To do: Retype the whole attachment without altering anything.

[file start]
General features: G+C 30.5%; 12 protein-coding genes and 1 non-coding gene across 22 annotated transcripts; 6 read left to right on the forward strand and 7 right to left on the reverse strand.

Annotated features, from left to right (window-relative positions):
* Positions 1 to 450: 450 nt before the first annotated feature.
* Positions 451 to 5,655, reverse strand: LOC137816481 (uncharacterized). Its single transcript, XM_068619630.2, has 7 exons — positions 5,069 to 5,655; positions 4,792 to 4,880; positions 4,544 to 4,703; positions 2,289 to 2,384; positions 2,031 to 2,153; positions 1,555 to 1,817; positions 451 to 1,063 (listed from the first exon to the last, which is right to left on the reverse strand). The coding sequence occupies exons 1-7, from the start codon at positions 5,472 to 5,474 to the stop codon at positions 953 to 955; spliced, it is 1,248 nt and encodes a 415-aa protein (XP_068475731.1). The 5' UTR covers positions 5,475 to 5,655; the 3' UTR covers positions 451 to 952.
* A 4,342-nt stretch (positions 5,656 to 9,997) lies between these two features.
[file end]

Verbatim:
General features: G+C 30.5%; 12 protein-coding genes and 1 non-coding gene across 22 annotated transcripts; 6 read left to right on the forward strand and 7 right to left on the reverse strand.

Annotated features, from left to right (window-relative positions):
* Positions 1 to 450: 450 nt before the first annotated feature.
* Positions 451 to 5,655, reverse strand: LOC137816481 (uncharacterized). Its single transcript, XM_068619630.2, has 7 exons — positions 5,069 to 5,655; positions 4,792 to 4,880; positions 4,544 to 4,703; positions 2,289 to 2,384; positions 2,031 to 2,153; positions 1,555 to 1,817; positions 451 to 1,063 (listed from the first exon to the last, which is right to left on the reverse strand). The coding sequence occupies exons 1-7, from the start codon at positions 5,472 to 5,474 to the stop codon at positions 953 to 955; spliced, it is 1,248 nt and encodes a 415-aa protein (XP_068475731.1). The 5' UTR covers positions 5,475 to 5,655; the 3' UTR covers positions 451 to 952.
* A 4,342-nt stretch (positions 5,656 to 9,997) lies between these two features.